The California mortgage community is abuzz with comment and speculation following the February 18, 2016 decision by the California Supreme Court in Yvanova v. New Century Mortgage Corp., 365 P.3d 845 (Cal. 2016), in which the Court held that, at least in some circumstances, a borrower who had suffered a nonjudicial foreclosure had standing to sue for wrongful foreclosure based on an allegedly void assignment of the mortgage. In at least one news article published by the American Bar Association on the heels of the decision, a California law professor was quoted as saying that the Yvanova decision could “open the courthouse doors to people in Yvanova’s situation.”

Yvanova Holding Strengthened, Some Say, By Subsequent Sciarratta Decision

Indeed, that Yvanova might offer borrowers a new weapon to fight foreclosures appeared buttressed by a decision out of California’s Fourth Appellate District some three months later. In that case, Sciarratta v. U.S. Bank Nat’l Ass’n, 2016 Cal. App. LEXIS 399 (May 18, 2016), the appellate court held that foreclosure by an entity with no power to foreclose is, by itself, the tort of wrongful foreclosure.

Is Yvanova Really an “Open Sesame” for California’s Courthouse Doors?

Are borrowers’ rights advocates correct? Does the Yvanova decision really amount to “Open Sesame” when it comes to liability claims filed against mortgage lenders and servicers for wrongful foreclosure in California? Put another way: Is wrongful foreclosure law substantially different after Yvanova?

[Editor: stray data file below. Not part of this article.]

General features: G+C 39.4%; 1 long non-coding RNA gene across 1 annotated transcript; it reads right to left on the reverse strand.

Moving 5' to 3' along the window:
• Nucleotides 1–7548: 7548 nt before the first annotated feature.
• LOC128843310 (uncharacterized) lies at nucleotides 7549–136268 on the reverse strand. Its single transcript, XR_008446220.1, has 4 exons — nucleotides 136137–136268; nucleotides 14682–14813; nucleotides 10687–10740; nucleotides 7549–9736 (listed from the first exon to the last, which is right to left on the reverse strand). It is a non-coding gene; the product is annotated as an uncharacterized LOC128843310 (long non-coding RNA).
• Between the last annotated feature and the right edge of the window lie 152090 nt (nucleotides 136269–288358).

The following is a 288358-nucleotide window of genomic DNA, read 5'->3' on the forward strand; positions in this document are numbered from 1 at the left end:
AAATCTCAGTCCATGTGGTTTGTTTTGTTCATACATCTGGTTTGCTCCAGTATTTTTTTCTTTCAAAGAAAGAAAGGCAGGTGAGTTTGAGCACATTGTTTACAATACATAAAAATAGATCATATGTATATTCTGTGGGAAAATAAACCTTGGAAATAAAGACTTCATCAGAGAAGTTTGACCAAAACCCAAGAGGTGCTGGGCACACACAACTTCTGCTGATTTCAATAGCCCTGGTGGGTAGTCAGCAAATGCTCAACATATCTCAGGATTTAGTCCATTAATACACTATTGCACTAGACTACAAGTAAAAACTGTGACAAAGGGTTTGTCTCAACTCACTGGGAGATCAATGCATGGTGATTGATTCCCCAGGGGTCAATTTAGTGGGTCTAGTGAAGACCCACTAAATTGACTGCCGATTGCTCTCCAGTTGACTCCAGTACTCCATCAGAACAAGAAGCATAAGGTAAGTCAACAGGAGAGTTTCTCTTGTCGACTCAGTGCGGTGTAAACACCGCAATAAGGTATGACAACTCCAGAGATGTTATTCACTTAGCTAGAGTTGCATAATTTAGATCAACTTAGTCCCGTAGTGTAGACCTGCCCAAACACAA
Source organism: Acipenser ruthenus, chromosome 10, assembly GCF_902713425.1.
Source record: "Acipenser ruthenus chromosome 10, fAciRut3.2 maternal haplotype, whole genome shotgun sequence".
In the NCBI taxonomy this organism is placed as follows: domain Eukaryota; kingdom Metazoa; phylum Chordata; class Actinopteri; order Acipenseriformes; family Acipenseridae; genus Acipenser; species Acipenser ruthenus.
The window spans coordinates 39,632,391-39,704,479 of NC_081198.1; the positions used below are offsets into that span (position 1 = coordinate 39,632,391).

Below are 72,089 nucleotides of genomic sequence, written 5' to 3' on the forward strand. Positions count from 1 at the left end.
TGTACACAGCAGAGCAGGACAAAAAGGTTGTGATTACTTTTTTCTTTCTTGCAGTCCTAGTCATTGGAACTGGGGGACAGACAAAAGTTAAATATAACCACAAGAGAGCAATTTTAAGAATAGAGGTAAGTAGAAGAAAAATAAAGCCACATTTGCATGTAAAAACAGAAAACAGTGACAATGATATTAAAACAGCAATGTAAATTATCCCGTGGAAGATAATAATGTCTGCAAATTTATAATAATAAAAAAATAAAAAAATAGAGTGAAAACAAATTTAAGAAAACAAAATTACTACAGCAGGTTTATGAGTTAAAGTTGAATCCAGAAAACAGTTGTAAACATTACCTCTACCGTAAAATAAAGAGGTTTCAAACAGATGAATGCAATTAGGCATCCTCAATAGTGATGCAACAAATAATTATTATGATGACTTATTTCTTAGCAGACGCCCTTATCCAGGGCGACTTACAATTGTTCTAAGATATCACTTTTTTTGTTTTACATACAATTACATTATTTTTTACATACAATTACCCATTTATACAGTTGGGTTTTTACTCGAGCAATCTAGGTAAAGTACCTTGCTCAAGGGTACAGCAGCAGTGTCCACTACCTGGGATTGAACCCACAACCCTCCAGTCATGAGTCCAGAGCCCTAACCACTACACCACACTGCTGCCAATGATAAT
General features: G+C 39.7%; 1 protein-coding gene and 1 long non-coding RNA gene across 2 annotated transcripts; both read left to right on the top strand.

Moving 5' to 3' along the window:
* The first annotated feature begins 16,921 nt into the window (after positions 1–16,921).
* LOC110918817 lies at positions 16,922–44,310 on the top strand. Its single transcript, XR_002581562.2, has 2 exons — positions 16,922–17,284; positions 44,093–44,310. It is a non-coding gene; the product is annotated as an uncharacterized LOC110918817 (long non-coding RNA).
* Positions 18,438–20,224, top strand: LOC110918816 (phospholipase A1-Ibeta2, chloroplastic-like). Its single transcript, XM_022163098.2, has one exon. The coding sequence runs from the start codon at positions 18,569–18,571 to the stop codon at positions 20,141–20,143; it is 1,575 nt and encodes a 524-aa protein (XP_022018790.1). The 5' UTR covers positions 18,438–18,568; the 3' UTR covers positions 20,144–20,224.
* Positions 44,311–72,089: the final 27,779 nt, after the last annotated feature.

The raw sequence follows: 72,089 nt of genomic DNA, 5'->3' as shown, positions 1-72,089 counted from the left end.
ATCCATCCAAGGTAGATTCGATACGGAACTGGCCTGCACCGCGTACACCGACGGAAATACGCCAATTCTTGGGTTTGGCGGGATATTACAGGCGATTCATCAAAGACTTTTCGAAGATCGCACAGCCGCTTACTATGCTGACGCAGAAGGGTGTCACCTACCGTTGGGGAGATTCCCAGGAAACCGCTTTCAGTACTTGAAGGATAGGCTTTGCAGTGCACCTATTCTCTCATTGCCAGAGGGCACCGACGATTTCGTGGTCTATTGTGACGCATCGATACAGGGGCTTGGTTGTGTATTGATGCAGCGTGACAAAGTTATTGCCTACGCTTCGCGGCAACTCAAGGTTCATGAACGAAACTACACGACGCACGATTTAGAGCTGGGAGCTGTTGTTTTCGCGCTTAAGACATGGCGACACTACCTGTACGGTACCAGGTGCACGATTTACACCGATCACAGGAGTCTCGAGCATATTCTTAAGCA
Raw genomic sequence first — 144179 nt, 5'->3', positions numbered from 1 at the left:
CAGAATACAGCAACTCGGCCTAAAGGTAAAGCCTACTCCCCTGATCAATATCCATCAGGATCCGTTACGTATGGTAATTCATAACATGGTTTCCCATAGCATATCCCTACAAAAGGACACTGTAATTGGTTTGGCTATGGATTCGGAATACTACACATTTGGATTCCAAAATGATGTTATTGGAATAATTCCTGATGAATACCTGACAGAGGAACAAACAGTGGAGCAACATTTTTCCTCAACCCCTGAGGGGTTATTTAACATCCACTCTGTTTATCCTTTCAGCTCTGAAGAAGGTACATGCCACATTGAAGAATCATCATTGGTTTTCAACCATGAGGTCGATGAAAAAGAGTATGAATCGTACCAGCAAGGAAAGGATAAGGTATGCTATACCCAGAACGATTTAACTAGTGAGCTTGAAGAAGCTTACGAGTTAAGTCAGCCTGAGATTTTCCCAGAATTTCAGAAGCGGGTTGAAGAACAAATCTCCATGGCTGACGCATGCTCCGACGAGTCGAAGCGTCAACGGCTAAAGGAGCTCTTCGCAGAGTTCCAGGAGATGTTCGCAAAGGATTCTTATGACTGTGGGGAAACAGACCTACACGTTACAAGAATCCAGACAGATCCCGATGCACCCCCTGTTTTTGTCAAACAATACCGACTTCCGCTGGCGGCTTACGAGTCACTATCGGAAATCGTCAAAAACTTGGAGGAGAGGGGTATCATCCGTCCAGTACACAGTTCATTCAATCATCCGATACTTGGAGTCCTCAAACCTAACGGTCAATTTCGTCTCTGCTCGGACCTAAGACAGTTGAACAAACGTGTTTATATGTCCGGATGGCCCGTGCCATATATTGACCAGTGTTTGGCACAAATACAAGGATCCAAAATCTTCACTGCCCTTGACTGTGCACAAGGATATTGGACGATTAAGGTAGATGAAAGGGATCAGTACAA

Many Unanswered Questions

Some mortgage law experts allow that while Yvanova may have opened a door, once one runs through the door, all you’re left with is a dark cave. That is because so many questions were left unanswered. The Yvanova court admits as much, indicating its decision is “a narrow one.” Here are just a few of the issues left hanging by the Court’s February decision:

 In terms of mortgage assignments, what constitutes a void assignment vs. a voidable assignment?

 Does an assignment need to be recorded to effect the transfer of a loan?

 What legal difference does it make if a mortgage loan is assigned considerably after the original closing date?

 How did New Century’s 2007 bankruptcy affect, if at all, the alleged assignment of the Yvanova mortgage?

 What statute of limitations applies to “Yvanova”-like causes of action?

 Does Yvanova apply to pre-foreclosure claims?

 Must a borrower tender the full amount of the loan in order to set aside a wrongful foreclosure? (Language in Yvanova seems to say tender rules still apply.)

 Assuming that a bare allegation that the purported assignment was void is insufficient to state a cause of action, what additional facts must be alleged?

Banks, Mortgage Lenders, and Servicers Should Review Internal Procedures

While the Yvanova decision may not open the floodgates of wrongful foreclosure litigation in the way that some alleged experts are saying – or, perhaps hoping – one thing is really clear: Real estate closing documents, assignment documents, and mortgage servicing documents are being put under the legal microscope. Are you prepared? The best, first step is the retention of experienced, knowledgeable attorneys to advise you. For years now, CKB VENNA LLP has represented lenders, mortgage companies, mortgage servicers, and others in foreclosures and other types of real estate disputes. Our team understands the complexity of the issues and stands ready to represent you aggressively. We have offices in Rancho Cucamonga, San Bernardino, and Los Angeles. Contact us by telephone at 909-980-1040, or complete our online form.

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